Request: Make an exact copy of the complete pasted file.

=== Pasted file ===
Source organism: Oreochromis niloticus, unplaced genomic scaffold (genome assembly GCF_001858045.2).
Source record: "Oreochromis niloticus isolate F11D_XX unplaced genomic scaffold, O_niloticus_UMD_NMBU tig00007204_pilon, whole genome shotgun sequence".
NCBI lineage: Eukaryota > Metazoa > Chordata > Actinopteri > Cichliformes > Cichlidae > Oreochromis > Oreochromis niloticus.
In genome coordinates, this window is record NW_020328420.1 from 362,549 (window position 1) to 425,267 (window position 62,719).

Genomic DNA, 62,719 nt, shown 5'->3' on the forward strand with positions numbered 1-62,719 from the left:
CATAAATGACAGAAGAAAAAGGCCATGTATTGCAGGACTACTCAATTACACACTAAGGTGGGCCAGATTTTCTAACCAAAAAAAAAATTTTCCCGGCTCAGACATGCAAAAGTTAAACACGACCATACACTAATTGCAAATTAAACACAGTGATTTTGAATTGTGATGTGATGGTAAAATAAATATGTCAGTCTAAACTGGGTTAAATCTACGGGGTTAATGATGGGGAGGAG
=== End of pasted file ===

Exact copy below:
Source organism: Oreochromis niloticus, unplaced genomic scaffold (genome assembly GCF_001858045.2).
Source record: "Oreochromis niloticus isolate F11D_XX unplaced genomic scaffold, O_niloticus_UMD_NMBU tig00007204_pilon, whole genome shotgun sequence".
NCBI lineage: Eukaryota > Metazoa > Chordata > Actinopteri > Cichliformes > Cichlidae > Oreochromis > Oreochromis niloticus.
In genome coordinates, this window is record NW_020328420.1 from 362,549 (window position 1) to 425,267 (window position 62,719).

Genomic DNA, 62,719 nt, shown 5'->3' on the forward strand with positions numbered 1-62,719 from the left:
CATAAATGACAGAAGAAAAAGGCCATGTATTGCAGGACTACTCAATTACACACTAAGGTGGGCCAGATTTTCTAACCAAAAAAAAAATTTTCCCGGCTCAGACATGCAAAAGTTAAACACGACCATACACTAATTGCAAATTAAACACAGTGATTTTGAATTGTGATGTGATGGTAAAATAAATATGTCAGTCTAAACTGGGTTAAATCTACGGGGTTAATGATGGGGAGGAG